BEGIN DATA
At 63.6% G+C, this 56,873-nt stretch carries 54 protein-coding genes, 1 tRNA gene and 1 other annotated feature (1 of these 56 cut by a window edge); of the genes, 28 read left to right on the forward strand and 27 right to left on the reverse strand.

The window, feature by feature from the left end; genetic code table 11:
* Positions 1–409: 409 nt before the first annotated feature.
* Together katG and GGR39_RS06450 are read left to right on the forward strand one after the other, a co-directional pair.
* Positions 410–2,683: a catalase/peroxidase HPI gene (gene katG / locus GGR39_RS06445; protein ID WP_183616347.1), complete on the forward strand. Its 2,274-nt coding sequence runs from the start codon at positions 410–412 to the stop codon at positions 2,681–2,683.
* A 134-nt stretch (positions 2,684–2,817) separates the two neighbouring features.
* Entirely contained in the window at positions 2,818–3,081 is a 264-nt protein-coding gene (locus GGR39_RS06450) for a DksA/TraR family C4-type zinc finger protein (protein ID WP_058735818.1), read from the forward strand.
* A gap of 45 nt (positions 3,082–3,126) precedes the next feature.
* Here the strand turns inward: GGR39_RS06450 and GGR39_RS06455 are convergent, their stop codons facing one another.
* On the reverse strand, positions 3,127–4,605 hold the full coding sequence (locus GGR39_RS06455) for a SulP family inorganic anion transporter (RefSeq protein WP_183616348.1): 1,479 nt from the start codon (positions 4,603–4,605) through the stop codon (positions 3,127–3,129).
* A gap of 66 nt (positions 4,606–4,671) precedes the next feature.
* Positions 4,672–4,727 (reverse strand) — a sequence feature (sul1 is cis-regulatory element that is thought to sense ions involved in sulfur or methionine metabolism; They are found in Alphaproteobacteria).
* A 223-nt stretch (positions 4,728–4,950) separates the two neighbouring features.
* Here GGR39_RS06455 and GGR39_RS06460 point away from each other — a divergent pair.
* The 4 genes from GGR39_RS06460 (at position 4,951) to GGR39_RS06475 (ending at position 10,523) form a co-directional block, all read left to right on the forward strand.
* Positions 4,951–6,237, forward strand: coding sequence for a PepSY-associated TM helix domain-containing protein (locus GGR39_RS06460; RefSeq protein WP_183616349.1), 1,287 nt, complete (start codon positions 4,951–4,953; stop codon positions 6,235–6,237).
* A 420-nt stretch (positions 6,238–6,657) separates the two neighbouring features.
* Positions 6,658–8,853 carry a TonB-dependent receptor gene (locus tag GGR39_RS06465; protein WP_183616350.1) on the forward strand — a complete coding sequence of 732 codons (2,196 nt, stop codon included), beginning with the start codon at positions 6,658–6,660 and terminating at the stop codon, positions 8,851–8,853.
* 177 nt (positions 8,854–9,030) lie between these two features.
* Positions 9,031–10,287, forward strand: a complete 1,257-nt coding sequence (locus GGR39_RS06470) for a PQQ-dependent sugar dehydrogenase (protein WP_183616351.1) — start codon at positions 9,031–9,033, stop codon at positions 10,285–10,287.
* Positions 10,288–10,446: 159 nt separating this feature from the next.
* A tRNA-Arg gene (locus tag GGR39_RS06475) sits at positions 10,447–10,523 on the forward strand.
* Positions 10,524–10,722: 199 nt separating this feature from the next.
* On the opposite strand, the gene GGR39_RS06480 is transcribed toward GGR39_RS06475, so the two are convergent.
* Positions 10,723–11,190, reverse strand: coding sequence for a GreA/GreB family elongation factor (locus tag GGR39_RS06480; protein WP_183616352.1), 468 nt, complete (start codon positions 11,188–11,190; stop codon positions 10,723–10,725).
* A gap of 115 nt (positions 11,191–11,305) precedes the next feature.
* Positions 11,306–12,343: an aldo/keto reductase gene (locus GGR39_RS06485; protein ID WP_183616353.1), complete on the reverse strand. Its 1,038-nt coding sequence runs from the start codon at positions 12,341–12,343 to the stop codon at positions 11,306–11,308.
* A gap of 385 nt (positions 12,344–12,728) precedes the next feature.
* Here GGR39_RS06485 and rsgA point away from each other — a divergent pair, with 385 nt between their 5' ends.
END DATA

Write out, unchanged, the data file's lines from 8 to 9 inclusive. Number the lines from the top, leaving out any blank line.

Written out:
* A gap of 45 nt (positions 3,082–3,126) precedes the next feature.
* Here the strand turns inward: GGR39_RS06450 and GGR39_RS06455 are convergent, their stop codons facing one another.